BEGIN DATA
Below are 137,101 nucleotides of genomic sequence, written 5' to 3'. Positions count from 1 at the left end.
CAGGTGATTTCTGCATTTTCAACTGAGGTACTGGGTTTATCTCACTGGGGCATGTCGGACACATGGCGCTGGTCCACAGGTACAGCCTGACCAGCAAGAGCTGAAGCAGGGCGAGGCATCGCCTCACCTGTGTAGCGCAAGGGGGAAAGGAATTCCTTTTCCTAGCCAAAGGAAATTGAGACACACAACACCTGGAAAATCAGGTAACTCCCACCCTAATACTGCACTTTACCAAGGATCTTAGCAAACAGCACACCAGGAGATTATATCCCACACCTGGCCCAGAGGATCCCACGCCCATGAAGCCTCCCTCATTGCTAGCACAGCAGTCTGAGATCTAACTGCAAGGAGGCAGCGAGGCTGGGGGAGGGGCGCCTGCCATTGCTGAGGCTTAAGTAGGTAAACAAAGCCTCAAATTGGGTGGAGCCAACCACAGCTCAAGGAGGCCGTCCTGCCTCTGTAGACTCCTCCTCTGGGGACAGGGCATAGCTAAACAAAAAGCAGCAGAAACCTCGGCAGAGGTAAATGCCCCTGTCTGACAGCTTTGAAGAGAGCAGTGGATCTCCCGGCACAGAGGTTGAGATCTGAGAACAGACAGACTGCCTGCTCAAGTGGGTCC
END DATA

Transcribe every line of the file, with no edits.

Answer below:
Below are 137,101 nucleotides of genomic sequence, written 5' to 3'. Positions count from 1 at the left end.
CAGGTGATTTCTGCATTTTCAACTGAGGTACTGGGTTTATCTCACTGGGGCATGTCGGACACATGGCGCTGGTCCACAGGTACAGCCTGACCAGCAAGAGCTGAAGCAGGGCGAGGCATCGCCTCACCTGTGTAGCGCAAGGGGGAAAGGAATTCCTTTTCCTAGCCAAAGGAAATTGAGACACACAACACCTGGAAAATCAGGTAACTCCCACCCTAATACTGCACTTTACCAAGGATCTTAGCAAACAGCACACCAGGAGATTATATCCCACACCTGGCCCAGAGGATCCCACGCCCATGAAGCCTCCCTCATTGCTAGCACAGCAGTCTGAGATCTAACTGCAAGGAGGCAGCGAGGCTGGGGGAGGGGCGCCTGCCATTGCTGAGGCTTAAGTAGGTAAACAAAGCCTCAAATTGGGTGGAGCCAACCACAGCTCAAGGAGGCCGTCCTGCCTCTGTAGACTCCTCCTCTGGGGACAGGGCATAGCTAAACAAAAAGCAGCAGAAACCTCGGCAGAGGTAAATGCCCCTGTCTGACAGCTTTGAAGAGAGCAGTGGATCTCCCGGCACAGAGGTTGAGATCTGAGAACAGACAGACTGCCTGCTCAAGTGGGTCC